When gang members were arrested after the tragic shooting death of a 7-year-old girl outside her Glendale home, no one was more relieved than the neighborhood's residents, including immigrants, said Margarita Rodriguez. That's why, she said, it's important to remember the gang issue is one of violence, not immigration.
"These people are ready and willing to help," Rodriguez said of the assembled group. "We're not going to let gangs take away what we worked so hard for. We do want violence to stop in our neighborhoods."
In the wake of the tragic shooting, members of Salt Lake's west-side communities are evaluating ways they can be proactive to ensure youths have a feeling of community and belonging.
"People are still thinking enforcement is the answer," said Archie Archuleta, chairman of the Utah Coalition of La Raza. "Of course we know it's not ... It doesn't dig deep enough."
Archuleta is involved in a new community group, The Romero Alternative, which held its first meeting Thursday evening at Neighborhood House to discuss ways to reach out to youths at an early age and to their families, curbing gang involvement before it can start.
Michael Clara, an organizer of the group and member of Poplar Grove Community Council, wants to ensure that children can access role models and character-building youth programs, such as Little League and Scouting. And he said it's important for youths of all ethnic backgrounds to have positive role models.
"We need to start stigmatizing gang involvement," Clara said. "We need parenting classes for our parents and to teach the children too, at a very young age, that being in a gang is the dumbest thing you can do."
Salt Lake Police Sgt. Scott Teerlink said youths are involved with gangs because they gain a sense of belonging. He said role models have turned lives around but that the funding isn't there. He said finding business partners to provide long-term funding and jobs to help get the youths back on track is crucial.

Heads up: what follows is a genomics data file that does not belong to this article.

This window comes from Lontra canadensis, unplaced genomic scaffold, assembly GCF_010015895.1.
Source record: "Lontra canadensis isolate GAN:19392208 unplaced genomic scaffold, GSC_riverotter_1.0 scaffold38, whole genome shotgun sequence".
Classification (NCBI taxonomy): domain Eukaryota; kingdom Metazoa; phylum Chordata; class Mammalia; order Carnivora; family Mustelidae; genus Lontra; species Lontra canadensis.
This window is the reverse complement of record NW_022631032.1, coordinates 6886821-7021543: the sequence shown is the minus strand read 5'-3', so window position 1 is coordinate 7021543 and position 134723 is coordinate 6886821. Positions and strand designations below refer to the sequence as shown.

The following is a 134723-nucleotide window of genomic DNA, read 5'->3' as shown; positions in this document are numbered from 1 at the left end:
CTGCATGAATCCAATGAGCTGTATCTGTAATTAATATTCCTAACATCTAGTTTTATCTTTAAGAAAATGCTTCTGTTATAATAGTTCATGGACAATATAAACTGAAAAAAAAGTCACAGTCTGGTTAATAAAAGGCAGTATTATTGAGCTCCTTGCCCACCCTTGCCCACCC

"That's their friend (the gangs); that's who they hang out with," Teerklink said. "They never had a leader come in and say 'you can get just as much of a rush out of helping people."'
For her part, Rodriguez, president of Centro Civico Mexicano, is looking for partners to provide youth outreach programs at the longstanding Latino community center.
Rodriguez spoke Thursday to a handful of community leaders who gathered at Centro Civico to discuss gang violence, along with representatives of the Salt Lake Police Department and U.S. Attorney's Office. Advocates there said Latino youths, including third- and fourth-generation U.S. citizens, need to feel more connected to their communities.
Peggy Wilson, a Holladay resident, held up a newspaper report of the arrest this week of 50 illegal immigrant gang members, expressing her frustration that the gang issue sometimes seems to devolve into racism.
"Every time people look at us, the first thing they think is gang member," she said. "Our skin color is a result of where we come from, nothing more, nothing less."
Assistant U.S. Attorney Brett Parkinson said the effort is simply a pro-active approach to get gang members off the streets.
"Victims of crime don't care who is being taken off the streets." he said of the joint local and federal effort at combating gang violence.
Yapias said the group plans to ask the Utah Office of Ethnic Affairs to organize a statewide Latino community council. He had originally called for such a council on the city level, saying the existing neighborhood community councils don't reflect ethnic diversity.
"We need to take greater responsibility for the problems we're seeing in our community," Yapias said. "We need to look at this from a community point of view. We need to say 'enough."'
However, Clara said, Yapias' idea could create an even more racially divisive situation."There is no reason to create a community council based on skin color," Clara says. "It becomes a wedge issue."